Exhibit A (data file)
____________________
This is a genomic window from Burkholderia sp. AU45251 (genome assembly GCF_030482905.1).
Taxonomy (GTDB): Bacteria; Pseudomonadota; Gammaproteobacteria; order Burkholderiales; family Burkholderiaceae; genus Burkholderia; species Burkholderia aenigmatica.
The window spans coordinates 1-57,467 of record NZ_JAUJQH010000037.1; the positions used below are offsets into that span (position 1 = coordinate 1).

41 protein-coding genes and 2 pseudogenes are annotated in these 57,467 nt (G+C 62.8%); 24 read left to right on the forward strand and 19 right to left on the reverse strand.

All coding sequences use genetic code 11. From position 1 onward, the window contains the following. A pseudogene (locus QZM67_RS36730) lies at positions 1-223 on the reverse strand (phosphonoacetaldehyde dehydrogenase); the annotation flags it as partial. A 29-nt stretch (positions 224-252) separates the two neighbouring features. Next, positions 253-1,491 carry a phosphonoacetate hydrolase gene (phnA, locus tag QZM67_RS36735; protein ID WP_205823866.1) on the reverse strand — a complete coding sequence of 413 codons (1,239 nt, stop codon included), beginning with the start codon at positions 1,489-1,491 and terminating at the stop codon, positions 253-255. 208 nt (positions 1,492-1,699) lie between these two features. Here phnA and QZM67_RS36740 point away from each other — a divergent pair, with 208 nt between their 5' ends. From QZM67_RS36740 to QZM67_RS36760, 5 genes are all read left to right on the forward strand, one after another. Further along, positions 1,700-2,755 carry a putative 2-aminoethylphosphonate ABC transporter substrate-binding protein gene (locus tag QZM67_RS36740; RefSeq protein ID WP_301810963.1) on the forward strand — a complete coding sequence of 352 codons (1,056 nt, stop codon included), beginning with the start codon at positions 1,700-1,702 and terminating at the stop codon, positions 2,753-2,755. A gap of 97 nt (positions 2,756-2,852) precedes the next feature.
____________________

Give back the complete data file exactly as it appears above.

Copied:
This is a genomic window from Burkholderia sp. AU45251 (genome assembly GCF_030482905.1).
Taxonomy (GTDB): Bacteria; Pseudomonadota; Gammaproteobacteria; order Burkholderiales; family Burkholderiaceae; genus Burkholderia; species Burkholderia aenigmatica.
The window spans coordinates 1-57,467 of record NZ_JAUJQH010000037.1; the positions used below are offsets into that span (position 1 = coordinate 1).

41 protein-coding genes and 2 pseudogenes are annotated in these 57,467 nt (G+C 62.8%); 24 read left to right on the forward strand and 19 right to left on the reverse strand.

All coding sequences use genetic code 11. From position 1 onward, the window contains the following. A pseudogene (locus QZM67_RS36730) lies at positions 1-223 on the reverse strand (phosphonoacetaldehyde dehydrogenase); the annotation flags it as partial. A 29-nt stretch (positions 224-252) separates the two neighbouring features. Next, positions 253-1,491 carry a phosphonoacetate hydrolase gene (phnA, locus tag QZM67_RS36735; protein ID WP_205823866.1) on the reverse strand — a complete coding sequence of 413 codons (1,239 nt, stop codon included), beginning with the start codon at positions 1,489-1,491 and terminating at the stop codon, positions 253-255. 208 nt (positions 1,492-1,699) lie between these two features. Here phnA and QZM67_RS36740 point away from each other — a divergent pair, with 208 nt between their 5' ends. From QZM67_RS36740 to QZM67_RS36760, 5 genes are all read left to right on the forward strand, one after another. Further along, positions 1,700-2,755 carry a putative 2-aminoethylphosphonate ABC transporter substrate-binding protein gene (locus tag QZM67_RS36740; RefSeq protein ID WP_301810963.1) on the forward strand — a complete coding sequence of 352 codons (1,056 nt, stop codon included), beginning with the start codon at positions 1,700-1,702 and terminating at the stop codon, positions 2,753-2,755. A gap of 97 nt (positions 2,756-2,852) precedes the next feature.